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Thursday, May 7,2015

Licensed or not

By Roger Zona  


Is it really necessary to have a licensed contractor do some remodeling work on my home?

While there are certainly capable contractors in most cities, a license assures the homeowner that the contractor has been tested and certified by the state, county or city.  

The license is issued by the Department of Business and Professional Regulation (DBPR). This agency monitors the industry and you may access their web site to determine the current status of a license holder:

1. Is the contractor qualified to do specific work… i.e. plumber, electrician, etc. ?

2. Does the contractor have the minimum amount of insurance as required by the various governmental agencies ?

3. Has the contractor taken a continuing educational course for his trade?

4. Are all subcontractors licensed also? This would include the electrician, plumber, air conditioning, tile roof, and many other trades.

Florida lien laws are written to protect the home owner from overpayment and they also protect the subcontractor and assure payment. Unlicensed contractors demand a substantial deposit before work commences and frequently disappear before the work is completed.

When you have verified a contractor’s license validity, he must produce a certificate of insurance. This applies to all the subcontractors as well. Next, the contractor must register a Notice of Commencement with the County Clerk’s office.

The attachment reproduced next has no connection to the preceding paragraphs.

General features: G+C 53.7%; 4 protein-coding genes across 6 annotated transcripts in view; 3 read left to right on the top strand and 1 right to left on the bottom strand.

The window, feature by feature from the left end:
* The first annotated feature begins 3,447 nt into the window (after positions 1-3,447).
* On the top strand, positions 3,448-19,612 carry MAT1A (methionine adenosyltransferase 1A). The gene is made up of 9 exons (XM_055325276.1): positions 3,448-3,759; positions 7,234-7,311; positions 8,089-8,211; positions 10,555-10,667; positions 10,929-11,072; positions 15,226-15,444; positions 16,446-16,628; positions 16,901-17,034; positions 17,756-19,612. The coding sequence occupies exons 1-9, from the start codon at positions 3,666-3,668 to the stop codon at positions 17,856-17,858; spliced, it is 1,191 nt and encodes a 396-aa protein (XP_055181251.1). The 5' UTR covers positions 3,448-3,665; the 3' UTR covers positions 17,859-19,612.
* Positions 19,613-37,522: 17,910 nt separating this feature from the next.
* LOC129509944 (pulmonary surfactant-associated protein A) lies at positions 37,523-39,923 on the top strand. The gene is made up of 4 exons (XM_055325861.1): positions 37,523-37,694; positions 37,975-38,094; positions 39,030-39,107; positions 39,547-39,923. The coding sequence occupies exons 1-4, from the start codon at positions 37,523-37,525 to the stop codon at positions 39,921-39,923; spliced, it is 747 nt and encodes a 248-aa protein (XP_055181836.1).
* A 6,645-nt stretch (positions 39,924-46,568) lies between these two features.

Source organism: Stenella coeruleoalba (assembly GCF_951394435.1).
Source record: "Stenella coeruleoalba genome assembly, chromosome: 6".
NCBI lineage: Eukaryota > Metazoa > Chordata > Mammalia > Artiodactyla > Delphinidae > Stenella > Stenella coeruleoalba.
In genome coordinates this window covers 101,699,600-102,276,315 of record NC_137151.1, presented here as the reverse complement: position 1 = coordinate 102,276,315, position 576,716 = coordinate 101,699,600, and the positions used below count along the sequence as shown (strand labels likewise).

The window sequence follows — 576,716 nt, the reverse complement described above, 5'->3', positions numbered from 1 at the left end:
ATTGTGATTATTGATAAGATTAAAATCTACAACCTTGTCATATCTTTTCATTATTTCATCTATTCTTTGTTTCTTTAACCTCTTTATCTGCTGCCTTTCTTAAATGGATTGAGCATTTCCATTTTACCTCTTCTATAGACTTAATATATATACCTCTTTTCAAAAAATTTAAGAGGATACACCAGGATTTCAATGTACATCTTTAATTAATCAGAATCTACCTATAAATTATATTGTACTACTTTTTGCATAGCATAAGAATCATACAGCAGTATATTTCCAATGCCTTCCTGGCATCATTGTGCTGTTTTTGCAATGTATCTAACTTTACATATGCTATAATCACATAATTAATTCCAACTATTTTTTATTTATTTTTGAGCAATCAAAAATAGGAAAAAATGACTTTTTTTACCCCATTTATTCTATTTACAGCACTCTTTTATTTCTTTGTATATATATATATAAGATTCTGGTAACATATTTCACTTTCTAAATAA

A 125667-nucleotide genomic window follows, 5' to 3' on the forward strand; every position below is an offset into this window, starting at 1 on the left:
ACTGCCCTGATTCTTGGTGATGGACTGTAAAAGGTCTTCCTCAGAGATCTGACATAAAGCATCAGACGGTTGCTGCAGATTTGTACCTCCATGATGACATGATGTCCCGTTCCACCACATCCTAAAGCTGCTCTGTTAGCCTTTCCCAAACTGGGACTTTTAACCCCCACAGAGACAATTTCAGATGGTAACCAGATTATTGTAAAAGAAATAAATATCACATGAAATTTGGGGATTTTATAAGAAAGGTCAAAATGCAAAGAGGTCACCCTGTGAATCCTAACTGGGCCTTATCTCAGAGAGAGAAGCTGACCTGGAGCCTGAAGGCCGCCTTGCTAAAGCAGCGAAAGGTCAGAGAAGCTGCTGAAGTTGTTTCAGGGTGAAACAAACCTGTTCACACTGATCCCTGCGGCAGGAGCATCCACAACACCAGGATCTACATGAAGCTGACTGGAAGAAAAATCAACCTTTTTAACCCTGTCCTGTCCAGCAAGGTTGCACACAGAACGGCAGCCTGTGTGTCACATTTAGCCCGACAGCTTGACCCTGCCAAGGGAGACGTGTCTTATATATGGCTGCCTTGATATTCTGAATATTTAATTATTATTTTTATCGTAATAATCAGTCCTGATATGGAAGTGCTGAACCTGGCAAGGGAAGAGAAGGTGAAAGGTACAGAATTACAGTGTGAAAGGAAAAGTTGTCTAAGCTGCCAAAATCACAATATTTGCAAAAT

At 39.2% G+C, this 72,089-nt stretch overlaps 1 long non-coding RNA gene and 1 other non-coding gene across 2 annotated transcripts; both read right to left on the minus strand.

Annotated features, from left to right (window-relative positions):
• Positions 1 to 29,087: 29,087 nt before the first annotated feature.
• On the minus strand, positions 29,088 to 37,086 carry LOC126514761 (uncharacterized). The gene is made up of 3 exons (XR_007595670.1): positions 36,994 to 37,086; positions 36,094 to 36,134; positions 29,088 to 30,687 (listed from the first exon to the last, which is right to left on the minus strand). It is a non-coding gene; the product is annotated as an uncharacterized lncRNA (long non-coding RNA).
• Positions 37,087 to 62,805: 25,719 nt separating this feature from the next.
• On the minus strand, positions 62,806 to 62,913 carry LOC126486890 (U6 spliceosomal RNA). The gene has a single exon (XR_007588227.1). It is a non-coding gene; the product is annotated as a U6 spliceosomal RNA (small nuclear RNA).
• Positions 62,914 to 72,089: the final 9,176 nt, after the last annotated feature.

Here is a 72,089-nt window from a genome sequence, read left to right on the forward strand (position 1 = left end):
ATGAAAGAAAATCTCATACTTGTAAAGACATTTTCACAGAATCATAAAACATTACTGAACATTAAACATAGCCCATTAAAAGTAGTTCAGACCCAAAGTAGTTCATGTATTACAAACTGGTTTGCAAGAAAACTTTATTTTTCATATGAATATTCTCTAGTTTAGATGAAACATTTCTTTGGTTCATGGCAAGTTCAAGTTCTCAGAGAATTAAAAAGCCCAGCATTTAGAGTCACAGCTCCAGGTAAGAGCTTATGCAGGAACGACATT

If you are unsure about the necessity of a permit from the city or county, give the office a call and they will tell you what work requires a permit. The purpose of the permit is to regulate the values placed on property in order to determine the amount of taxes.

The various governmental agencies have Code Enforcement officers that investigate a workplace to make certain a permit has been issued or is required and to determine if the workmen on the job are employees of a licensed and insured construction company.

Another good practice is to ask the contractor to provide names and phone numbers of past but recent customers. Don’t be bashful – call them and ask the questions: “Did he produce a license?”, “Did he have his insurance agent send you certificates of insurance in the proper amounts of coverage?." This must also include Workman’s Compensation insurance.

Is it really necessary to hire a licensed contractor? Yes. Just as you can’t drive your car with an expired or invalid license, you shouldn’t hire an unlicensed contractor.


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